Aspirin and other pain relievers can interfere with wound healing.
People rely on medications to help treat a number of different ailments, from heart disease to fungal growth. However, depending on the circumstances, not all medications are helpful all of the time. This is especially true for patients experiencing chronic wounds, as specific medications can actually interfere with your ongoing wound care regimen. According to the National Center for Biotechnology Information, there are four primary drugs that actively inhibit the wound healing process. A basic understanding of these meds is often crucial to effective wound infection treatment.
Doctors regularly utilize immunosuppressants in order to prevent the spread of infections. However, most immunosuppressants often don’t take a targeted approach to treatment, and instead shut down the body’s entire immune system. That may turn the tide against infections, but it prevents a number of vital bodily functions, namely your ability to heal wounds. In order to address this concern, more researchers are looking into creating bacteria-specific immunosuppressants.
An umbrella term for several medications, corticosteroids create artificial versions of hormones naturally released by your adrenal glands. This surge of hormones helps to battle the inflammation associated with a number of ailments, including asthma, skin rashes and lupus. However, too much of these hormones can shut down your immune system – similar to immunosuppressants – and prevent wounds from healing. According to a study published in the American Journal of Surgery, corticosteroids can greatly diminish the durability of wounds as they heal.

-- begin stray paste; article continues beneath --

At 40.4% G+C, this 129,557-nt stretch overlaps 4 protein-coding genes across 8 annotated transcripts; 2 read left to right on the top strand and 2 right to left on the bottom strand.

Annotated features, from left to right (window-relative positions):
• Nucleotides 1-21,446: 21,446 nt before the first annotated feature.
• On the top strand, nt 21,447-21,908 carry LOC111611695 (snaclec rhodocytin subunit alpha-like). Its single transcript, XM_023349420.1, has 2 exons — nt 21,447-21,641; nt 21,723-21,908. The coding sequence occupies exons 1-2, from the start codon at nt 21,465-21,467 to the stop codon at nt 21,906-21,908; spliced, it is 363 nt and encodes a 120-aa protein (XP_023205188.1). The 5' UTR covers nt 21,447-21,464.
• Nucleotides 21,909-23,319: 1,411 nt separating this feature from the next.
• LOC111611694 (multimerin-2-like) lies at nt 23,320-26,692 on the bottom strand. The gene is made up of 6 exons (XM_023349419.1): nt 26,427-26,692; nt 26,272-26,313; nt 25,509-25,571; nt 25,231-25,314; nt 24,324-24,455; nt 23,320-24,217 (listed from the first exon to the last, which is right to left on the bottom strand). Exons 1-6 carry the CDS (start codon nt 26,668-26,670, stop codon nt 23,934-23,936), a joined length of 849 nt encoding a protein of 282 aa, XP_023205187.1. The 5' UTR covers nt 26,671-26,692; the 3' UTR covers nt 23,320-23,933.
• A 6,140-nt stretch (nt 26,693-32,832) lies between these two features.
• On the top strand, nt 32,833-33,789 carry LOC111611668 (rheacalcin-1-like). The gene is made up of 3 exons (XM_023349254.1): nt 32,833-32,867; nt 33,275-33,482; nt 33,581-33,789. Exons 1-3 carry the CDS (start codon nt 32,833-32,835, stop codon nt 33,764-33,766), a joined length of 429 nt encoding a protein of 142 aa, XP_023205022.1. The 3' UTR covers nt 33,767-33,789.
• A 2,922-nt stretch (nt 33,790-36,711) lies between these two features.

Nonsteroidal anti-inflammatory drugs – or NSAIDs – refer to pain relievers like aspirin, naproxen and ibuprofen. While they have similar anti-inflammatory effects to steroids, NSAIDs rely on special enzymes that create compounds called prostaglandins, which help to reduce swelling and relieve accompanying pain and fever. However, research has shown that some NSAIDs – namely meds called COX-2 inhibitors – interfere with platelet function. If these platelets don’t operate properly, this can diminish cell function in the clotting process.
Most people have the ability to stop bleeding on their own, as specific proteins activate in order to form blood clots. However, some individuals – including those with issues in their biochemistry – create too many clots, which can increase their risk of stroke or heart attack. Though anticoagulants like heparin can break down these excess clots, they also interrupt normal cell division. This, in turn, can reduce the healing process and increase the amount of bleeding a patient experiences. As such, doctors have to carefully monitor the use of anticoagulants.
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